2.2 In a CD so well put together there is little to find fault with; however, one question does arise with respect to programming. Given its largely successful blending of sacred vocal and secular instrumental works, neither of which predominates over, or is inserted merely to supplement, the other (as so often happens with discs of this nature), not to mention the concern shown in the liner notes for appropriate scholarly citation, Above the Starrs clearly offers an expansive approach to an interesting and aesthetically engaging repertory. Yet the listener is left asking what precisely it is, beyond this, that the recording seeks to accomplish: is it, on the one hand, a potpourri of Tomkins’s music, designed to introduce audiences to a range of his compositional output? Or does it strive to fill one or more specific gaps in the composer’s collected works? According to the website for Fretwork Editions, the disc presents Tomkins’s “complete consort verse anthems,” which is accurate if we exclude one unreconstructable fragment, as Pinto makes clear in the liner notes. In the case of the instrumental music, however, the picture is more complicated. For three-part works, the disc includes both of the composer’s in nomines and a small sampling of his fifteen fantasias. The three four-part works, on the other hand, are all present, supporting the claim of “completeness” in this instance. At the opposite end of the spectrum are the five-part works: Tomkins is believed to have composed ten of these—one fantasia and nine pavans, though the former survives only in a keyboard version and five of the latter are incomplete, while another is simply a contrafactum of the four-part pavan. Of the three remaining, only one, the widely popular pavan in A minor (VdGS no. 6) appears here.1 Perhaps most puzzling, though, is the treatment of the six-part works: of six pieces—four fantasias and the pavan/galliard pair—all but one (the last fantasia, VdGS no. 4) are represented. Did Fretwork simply not record it, or was it left off the 73 1/2-minute CD because of time constraints? Either way, the omission is unfortunate, particularly since Pinto tantalizingly discusses it in the liner notes (pp. 4–5), where it is presented as the culmination of the four-piece sequence of six-part fantasias, and the one in which Tomkins’s stylistic originality is most overtly on display.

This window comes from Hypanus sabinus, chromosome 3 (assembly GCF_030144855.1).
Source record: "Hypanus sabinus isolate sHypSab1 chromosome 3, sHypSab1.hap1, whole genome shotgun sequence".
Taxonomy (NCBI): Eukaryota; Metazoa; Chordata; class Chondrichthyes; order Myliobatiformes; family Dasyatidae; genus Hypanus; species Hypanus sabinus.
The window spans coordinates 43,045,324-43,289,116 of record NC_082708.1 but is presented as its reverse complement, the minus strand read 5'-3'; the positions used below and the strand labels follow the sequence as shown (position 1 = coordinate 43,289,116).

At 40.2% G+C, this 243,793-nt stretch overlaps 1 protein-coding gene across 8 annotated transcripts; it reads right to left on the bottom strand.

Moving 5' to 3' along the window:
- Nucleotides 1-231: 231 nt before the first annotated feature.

2.3 That this CD seeks to fulfill a variety of purposes is, of course, both a weakness and a strength, and it should not distract us from either the beauty or the value of the finished product. Above the Starrs is, as one might expect, a well produced and—apart from occasional inconsistencies in the early-modern pronunciation, probably attributable to the lack of experience with such things on the part of some of the singers—an exceptionally well performed recording. However elusive Thomas Tomkins might have been, either in his own lifetime or in the centuries that followed, this disc gives us the opportunity to appreciate, and to understand, him more fully.


* Andrew R. Walkling (aw12@cornell.edu) is Dean’s Assistant Professor of Early Modern Studies at the State University of New York, Binghamton. He is a historian of seventeenth-century England with an interest in the royal court, music, and theatre in the reigns of Charles II and James II.

1 For a complete listing of Tomkins’s consort works, see Gordon Dodd, comp., The Viola da Gamba Society of Great Britain Thematic Index of Music for Viols (London: The Viola da Gamba Society, 1980–92), 183–6. More recent compilations in the thematic index, as well as revisions, are available at the “Publications” section of the Viola da Gamba Society website, http://www.vdgs.org.uk/. The indexing for Tomkins’s viol compositions is free for download from that site (accessed 25 July 2007).